How odd to think that Marat would survive agitation against the absolute power of the House of Bourbon only to be stabbed in his bath tub by Charlotte Corday- a scene which became a foil for one of the chief propagandists of the time, Jacques-Louis David, in his Death of Marat.
That's right, sir, the Jacobins had their own version of Fox News. Jacques-Louis David painted, you decided. As a noteworthy aside, David narrowly escaped the guillotine when the reign of terror ended and the blame therefor was being apportioned.
Napoleon, I believe, offers a wonderful counter-point to George Washington, and is a great example of how the winds of freedom can fill one's sails one moment, and then blow against you the next.
Napoleon carried the spirit of the enlightenment throughout continental Europe, destroying the entrenched aristocracy so effectively that they never recovered. Fortune smiled on him as he stormed through Italy and Austria and weakened Ottoman control of Egypt, although he failed to wrest control of the Mediterranean from the British.
His triumphs in the Continent were also immortalized by David in the famous Napoleon Crossing the Alps.
After a coup, he seized control of France, having himself named First Consul for life. Many of the reforms he instituted in the early part of his reign still remain, and for a moment, after signing the Treaty of Amiens, Europe was almost ready for peace.
History might view Napoleon as a promoter of Freedom instead of merely a great General who overstepped if he had chosen differently, but, in the event, ambition got the better of him and he declared himself Emperor- a declaration that evoked powerful forces against him.
People, it seems, love liberators, but hate dictators and it is possible for one person to be a liberator one month and a dictator the next.
The winds of freedom which had aided his rise did not fill his sails against the Haitians, the loss of which likely led him to sell French holdings in North America to the United States for a pittance. While he managed to retain control of Continental Europe for a decade, he was never able to gain control of the seas.
In 1812 Napoleon invaded Russia. He entered Moscow hoping to be declared the new ruler only to find the city deserted and soon burning. Perhaps Napoleon's drive to be Emperor in the mold of Augustus was not in accord with the spirit of freedom and victories which had seemed so easy a few years earlier became impossible. As the aura of invincibility left him, his opponents grew in number and boldness.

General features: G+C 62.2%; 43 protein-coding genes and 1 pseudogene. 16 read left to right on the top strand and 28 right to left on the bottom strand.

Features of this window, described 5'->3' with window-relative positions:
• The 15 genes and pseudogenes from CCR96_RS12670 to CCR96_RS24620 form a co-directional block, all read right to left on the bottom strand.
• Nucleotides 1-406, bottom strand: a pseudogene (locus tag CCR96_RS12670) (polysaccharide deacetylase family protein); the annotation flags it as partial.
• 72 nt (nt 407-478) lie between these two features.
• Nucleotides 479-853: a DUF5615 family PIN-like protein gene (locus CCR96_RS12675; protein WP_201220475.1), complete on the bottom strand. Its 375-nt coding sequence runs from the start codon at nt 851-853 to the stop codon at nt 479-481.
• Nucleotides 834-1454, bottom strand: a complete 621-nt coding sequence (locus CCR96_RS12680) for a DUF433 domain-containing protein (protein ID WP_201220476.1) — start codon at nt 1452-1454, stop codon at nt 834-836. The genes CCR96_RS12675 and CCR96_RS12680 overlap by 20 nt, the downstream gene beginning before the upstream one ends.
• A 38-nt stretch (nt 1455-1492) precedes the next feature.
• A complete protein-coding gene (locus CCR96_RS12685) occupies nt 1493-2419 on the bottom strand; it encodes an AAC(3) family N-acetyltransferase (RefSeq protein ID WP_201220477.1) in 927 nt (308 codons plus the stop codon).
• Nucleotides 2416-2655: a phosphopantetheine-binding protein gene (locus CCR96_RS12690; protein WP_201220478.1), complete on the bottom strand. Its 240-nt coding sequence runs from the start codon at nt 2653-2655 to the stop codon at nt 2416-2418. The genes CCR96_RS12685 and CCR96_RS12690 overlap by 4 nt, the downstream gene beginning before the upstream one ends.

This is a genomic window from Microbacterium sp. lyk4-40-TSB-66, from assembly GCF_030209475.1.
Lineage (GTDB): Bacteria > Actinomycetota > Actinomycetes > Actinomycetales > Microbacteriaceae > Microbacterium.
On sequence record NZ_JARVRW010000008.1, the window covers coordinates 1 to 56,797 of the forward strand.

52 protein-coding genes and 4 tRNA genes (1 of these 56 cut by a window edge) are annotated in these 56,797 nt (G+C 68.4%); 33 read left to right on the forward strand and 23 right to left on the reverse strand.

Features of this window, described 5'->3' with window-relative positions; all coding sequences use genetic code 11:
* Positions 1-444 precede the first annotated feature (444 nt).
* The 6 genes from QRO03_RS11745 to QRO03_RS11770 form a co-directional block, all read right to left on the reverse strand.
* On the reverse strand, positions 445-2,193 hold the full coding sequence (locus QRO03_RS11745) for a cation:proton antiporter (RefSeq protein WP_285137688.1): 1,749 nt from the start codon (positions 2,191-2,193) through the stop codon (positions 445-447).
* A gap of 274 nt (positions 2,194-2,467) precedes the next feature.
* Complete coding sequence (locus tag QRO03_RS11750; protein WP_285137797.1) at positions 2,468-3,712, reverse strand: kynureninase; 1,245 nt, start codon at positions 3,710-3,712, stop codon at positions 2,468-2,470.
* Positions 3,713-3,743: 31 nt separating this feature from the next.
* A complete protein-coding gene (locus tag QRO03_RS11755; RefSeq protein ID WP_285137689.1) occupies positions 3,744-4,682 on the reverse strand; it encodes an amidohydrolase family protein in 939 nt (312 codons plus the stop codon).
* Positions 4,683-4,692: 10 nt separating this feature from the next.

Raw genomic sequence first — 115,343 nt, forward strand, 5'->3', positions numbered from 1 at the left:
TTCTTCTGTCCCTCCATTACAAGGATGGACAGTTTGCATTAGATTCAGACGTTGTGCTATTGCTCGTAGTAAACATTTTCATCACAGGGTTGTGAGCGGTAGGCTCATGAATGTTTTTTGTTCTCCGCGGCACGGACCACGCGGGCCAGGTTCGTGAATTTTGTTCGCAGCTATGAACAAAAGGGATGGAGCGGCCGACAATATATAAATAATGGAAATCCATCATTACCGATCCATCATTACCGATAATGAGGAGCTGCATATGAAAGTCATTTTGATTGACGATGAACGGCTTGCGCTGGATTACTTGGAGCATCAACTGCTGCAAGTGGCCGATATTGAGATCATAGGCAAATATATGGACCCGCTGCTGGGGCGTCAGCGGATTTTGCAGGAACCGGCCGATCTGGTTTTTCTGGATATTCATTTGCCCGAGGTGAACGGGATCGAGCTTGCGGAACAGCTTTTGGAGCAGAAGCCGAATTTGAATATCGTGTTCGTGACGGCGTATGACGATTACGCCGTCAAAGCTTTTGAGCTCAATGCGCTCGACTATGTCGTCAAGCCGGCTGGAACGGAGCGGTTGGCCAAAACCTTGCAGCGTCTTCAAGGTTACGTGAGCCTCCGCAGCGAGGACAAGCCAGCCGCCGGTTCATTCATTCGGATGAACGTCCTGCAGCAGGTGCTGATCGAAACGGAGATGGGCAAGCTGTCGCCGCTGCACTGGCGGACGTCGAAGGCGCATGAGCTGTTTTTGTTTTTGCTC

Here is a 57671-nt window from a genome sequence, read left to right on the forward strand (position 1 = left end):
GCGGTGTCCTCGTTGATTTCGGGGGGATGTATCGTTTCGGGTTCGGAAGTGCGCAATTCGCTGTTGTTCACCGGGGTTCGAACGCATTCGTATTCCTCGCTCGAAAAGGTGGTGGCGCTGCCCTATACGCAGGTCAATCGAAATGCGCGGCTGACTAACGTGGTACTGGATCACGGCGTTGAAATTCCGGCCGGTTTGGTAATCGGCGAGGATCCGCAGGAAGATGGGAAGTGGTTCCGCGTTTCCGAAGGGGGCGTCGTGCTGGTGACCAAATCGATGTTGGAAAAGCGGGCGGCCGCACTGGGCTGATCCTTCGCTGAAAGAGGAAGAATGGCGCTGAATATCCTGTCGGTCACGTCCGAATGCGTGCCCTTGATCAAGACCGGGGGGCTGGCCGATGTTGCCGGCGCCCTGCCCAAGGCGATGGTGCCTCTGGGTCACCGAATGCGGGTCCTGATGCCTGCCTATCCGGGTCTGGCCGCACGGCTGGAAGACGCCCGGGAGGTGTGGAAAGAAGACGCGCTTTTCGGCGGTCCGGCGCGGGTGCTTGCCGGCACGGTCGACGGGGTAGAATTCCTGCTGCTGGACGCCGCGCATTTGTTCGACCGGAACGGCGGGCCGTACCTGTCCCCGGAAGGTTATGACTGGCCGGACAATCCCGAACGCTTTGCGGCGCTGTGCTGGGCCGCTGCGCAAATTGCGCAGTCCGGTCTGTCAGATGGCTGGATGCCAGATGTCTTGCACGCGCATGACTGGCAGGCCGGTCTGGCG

And the rest, as they say, is history.
Napoleon was exiled to Elba, escaped, and led a successful coup only to lose the final decisive battle at Waterloo. He was a prisoner the rest of his life.
The point I'm trying to make, sir, in comparing Washington to Napoleon is that if one wishes to be a great man on the world stage AND enjoy a full and free life, the path of Washington is much preferable to that of Napoleon. Washington manifested a deep understanding and appreciation of freedom, the rule of law, and the place of any individual within a political system espousing those ideals.
Napoleon did not.
Fortunately, for you, your part as actor on the world stage is not yet complete, there are choices still to be made.
Let me close with another anecdote from the life of No. 1.
It was summer of 1781, French Count Rochambeau had been trying for almost a year to convince George Washington to drop his sense of honor lost over his defeat in New York. Washington, according to his letters, was almost obsessed with getting New York back, striking a decisive blow against tyranny, so to write.
If No. 1 had "stayed the course" history might well be different. In the event, he dropped his honor, listened to reason and set sights on the South. Cornwallis' defeat at Yorktown which soon followed effectively ended the war.
Here's an excerpt from Ellis' His Excellency George Washington: In his diary entry for July 30 , Washington confessed his concern about "my obstinacy in urging a measure [driving the British out of NY City] to which his [Rochambeau's] own judgment was oppos'd." Three days later he wrote Robert Morris to request delivery of thirty transport ships in Philadelphia as soon as possible, observing that New York had been "laid aside" and that "Virginia seems to be the next object."
Food for thought.